Hounslow's Infection Rates Not Declining Says Public Health Chief

Kelly O'Neill believes Tier 3 still possible if restrictions ignored

Hounslow’s director of public health Kelly O’Neill
Hounslow’s director of public health Kelly O’Neill
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Tier 2 restrictions being placed on Hounslow is “not a licence to be irresponsible” as infection rates “are not on the decline”, the borough’s public health boss has warned.

Kelly O’Neill has urged residents to stick to the Tier 2 limits unveiled by the government on Thursday, November 26, at a time when the NHS will also be facing winter pressures.

London has been placed under the second tier, meaning as of December 2 entertainment venues such as cinemas, theatres, shops can reopen.

Up to six people from different households can meet up outside, and pubs can reopen as long as they serve alcohol with a substantial meal.

Weddings of up to 15 people and funerals of up to 30 people have also got the go-ahead.

But in a message to residents, Ms O’Neill reminded “this is no cause for celebration or complacency”.

“It is evident that the Government still has worries about our infection levels and will soon review London’s status. If we are going to avoid Tier 3 restrictions, the challenge to Hounslow residents is clear – we must follow the Tier 2 rules,” she said.

The council’s health lead on fighting the pandemic explained that while there are variations in rates across the capital, the shared communities, travel and environments makes the borough vulnerable to “significant increases” of coronavirus cases if the rules are not followed.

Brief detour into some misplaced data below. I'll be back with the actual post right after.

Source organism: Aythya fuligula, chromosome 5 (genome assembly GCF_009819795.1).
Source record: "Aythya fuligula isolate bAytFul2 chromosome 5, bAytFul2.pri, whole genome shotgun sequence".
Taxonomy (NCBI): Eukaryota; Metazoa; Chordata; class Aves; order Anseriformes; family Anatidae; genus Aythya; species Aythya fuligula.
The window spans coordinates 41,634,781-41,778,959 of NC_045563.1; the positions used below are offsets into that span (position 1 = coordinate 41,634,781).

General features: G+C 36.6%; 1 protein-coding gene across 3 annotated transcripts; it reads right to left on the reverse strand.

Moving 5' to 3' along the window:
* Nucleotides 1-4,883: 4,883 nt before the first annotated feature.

And she said that Tier 2 restrictions should serve as the “upper limit” of what is allowed, rather than an opportunity to “push the boundaries further”.

Latest figures revealed as the Tier system was announced shows London’s weekly rate of 177.1 per 100,000 in the seven days leading up to November 21.

Meanwhile Hounslow recorded an infection rate of 201.1 per 100,000. Neighbouring Ealing reports similar levels at 205.1 per 100,000.

Ms O’Neill added, “Being in Tier 2 rather than Tier 3 is positive for our economy and supports the social wellbeing of our communities, however in terms of our public health this comes with the need to be vigilant; rates of infection are not on the decline, and if we see increased rates of infection, especially amongst our older residents and those with chronic illnesses this will lead to more people needing hospital care on top of non-Covid illness that we get every year during the winter which puts the NHS under sustained pressure.

“This will increase the number of people who will die.”

Anahita Hossein-Pour - Local Democracy Reporter

November 27, 2020

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